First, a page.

"Last Tuesday Paula Félix-Didier travelled on a secret mission to Berlin in order to meet with three film experts and editors from ZEITmagazin. The museum director from Buenos Aires had something special in her luggage: a copy of a long version of Fritz Lang's Metropolis, including scenes believed lost for almost 80 years. After examining the film the three experts are certain: The find from Buenos Aires is a real treasure, a worldwide sensation. Metropolis, the most important silent film in German history, can from this day on be considered to have been rediscovered."
"Fritz Lang''s Metropolis-a visually astonishing, nightmarish view of the future-belongs in every well-rounded SF film collection. Yet finding an acceptable copy of this 1926 German masterpiece is often a frustrating quest, because there are more widely differing versions of Metropolis in circulation than perhaps any film in history."
(Wesley G. Holt)
I created this short clip in 1995 from re-purposed shots from Fritz Lang's 1952 film 'Rancho Notorious'. This sequence works to expose homoerotic tensions inherent in the Western film genre.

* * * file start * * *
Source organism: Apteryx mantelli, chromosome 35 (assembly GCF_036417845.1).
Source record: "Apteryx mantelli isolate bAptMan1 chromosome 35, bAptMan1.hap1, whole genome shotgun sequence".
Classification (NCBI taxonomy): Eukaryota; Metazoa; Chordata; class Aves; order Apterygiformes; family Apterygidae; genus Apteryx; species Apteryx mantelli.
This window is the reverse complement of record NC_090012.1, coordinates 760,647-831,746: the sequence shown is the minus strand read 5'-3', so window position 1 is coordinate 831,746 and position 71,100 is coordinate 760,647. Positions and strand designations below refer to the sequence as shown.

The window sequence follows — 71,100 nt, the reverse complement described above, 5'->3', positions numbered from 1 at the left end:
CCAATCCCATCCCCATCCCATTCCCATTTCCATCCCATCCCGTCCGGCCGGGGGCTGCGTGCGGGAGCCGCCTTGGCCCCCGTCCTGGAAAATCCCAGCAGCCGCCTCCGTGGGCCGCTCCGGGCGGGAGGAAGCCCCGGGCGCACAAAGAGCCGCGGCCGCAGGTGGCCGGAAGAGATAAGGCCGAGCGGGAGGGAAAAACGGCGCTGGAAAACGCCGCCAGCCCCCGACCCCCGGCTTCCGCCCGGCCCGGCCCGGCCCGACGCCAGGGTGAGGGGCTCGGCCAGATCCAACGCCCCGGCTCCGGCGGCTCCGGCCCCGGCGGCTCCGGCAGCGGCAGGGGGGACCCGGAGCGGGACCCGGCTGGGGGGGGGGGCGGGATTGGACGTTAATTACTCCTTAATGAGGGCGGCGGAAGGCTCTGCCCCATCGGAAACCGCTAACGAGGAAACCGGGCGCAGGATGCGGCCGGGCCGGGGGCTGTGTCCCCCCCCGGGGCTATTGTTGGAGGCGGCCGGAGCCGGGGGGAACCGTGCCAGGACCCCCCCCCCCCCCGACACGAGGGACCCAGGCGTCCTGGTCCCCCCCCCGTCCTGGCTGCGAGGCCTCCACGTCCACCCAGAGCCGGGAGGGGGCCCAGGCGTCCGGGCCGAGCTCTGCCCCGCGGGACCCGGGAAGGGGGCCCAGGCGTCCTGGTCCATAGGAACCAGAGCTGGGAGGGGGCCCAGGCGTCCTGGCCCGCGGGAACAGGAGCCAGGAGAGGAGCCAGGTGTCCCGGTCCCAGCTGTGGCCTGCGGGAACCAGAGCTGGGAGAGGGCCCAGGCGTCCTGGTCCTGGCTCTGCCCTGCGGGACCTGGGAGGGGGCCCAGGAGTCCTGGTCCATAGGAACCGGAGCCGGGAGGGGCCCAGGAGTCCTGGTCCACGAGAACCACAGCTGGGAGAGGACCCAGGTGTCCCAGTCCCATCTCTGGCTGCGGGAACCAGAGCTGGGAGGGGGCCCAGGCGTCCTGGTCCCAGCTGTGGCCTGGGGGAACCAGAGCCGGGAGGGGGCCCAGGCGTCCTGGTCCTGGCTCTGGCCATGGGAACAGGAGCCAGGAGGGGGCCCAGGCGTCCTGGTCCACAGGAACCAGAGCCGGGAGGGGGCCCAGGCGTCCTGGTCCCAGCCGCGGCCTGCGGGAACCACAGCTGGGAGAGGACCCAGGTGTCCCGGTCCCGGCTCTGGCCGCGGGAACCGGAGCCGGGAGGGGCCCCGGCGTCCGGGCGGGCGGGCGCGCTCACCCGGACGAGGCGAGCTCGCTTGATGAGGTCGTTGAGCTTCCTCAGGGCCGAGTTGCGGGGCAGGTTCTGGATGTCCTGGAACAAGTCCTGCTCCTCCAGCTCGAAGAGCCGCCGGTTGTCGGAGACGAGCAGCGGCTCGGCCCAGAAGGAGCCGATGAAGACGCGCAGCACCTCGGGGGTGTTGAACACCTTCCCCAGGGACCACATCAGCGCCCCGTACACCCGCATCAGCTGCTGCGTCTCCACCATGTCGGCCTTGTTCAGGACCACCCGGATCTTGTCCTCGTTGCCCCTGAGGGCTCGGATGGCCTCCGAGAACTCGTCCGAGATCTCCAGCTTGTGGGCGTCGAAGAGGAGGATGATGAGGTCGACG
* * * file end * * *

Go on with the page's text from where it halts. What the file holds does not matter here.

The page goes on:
The sequence shows Vern Haskell Rancho Notorious' protagonist, struggle to 'escape the frame' and the admiring advances of his outlaw compatriots. Through deleting the subject of the cowboy's attentions Marlene Dietrich, I was able to shift the meaning of the scene from one that centred on heterosexual interest to one that centred on homosexual desire.
I created the sound track using a similar technique. I did so through splicing sections of the original sound track together so that it would evoke some of the melodrama of the original film.
The clip was created using the early non-linear editing platform Avid Media Suite Pro.
Fig.1 Simon Perkins (1995). 'Wranglers' digitised and cut-up VHS video, 3:21 minutes.